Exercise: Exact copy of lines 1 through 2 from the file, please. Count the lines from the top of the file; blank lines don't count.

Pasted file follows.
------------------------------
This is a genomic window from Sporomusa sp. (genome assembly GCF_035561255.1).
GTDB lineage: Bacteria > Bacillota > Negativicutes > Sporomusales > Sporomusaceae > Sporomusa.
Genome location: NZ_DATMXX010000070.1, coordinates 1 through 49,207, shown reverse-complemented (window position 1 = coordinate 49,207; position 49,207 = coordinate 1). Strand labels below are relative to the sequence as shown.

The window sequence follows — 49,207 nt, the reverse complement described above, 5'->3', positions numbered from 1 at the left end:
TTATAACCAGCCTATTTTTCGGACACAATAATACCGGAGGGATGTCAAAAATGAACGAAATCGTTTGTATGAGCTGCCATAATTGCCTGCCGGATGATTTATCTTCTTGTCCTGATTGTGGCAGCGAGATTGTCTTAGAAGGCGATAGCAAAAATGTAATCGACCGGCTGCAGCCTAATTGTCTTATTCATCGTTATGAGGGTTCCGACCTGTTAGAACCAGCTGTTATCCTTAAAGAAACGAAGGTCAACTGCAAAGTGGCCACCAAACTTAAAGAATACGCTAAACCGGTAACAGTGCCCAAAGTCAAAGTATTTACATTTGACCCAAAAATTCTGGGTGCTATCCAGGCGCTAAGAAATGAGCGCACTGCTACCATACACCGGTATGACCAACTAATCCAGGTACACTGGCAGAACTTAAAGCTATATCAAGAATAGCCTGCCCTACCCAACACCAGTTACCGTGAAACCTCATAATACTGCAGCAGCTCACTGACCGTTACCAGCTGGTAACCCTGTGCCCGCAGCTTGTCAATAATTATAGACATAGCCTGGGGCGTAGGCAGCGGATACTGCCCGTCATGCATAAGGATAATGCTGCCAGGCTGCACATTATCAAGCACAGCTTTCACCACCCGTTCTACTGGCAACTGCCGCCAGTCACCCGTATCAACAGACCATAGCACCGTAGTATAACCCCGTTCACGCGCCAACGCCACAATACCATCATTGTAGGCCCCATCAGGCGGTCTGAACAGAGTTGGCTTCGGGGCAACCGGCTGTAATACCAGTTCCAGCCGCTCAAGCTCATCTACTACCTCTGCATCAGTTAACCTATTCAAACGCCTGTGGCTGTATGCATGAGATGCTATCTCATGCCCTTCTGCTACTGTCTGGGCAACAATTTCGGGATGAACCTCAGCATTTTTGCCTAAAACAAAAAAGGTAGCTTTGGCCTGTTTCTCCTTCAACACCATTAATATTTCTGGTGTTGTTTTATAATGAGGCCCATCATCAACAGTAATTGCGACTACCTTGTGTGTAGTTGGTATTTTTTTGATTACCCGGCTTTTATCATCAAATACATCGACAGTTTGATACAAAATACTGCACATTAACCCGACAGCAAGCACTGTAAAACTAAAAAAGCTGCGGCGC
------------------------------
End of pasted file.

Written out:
This is a genomic window from Sporomusa sp. (genome assembly GCF_035561255.1).
GTDB lineage: Bacteria > Bacillota > Negativicutes > Sporomusales > Sporomusaceae > Sporomusa.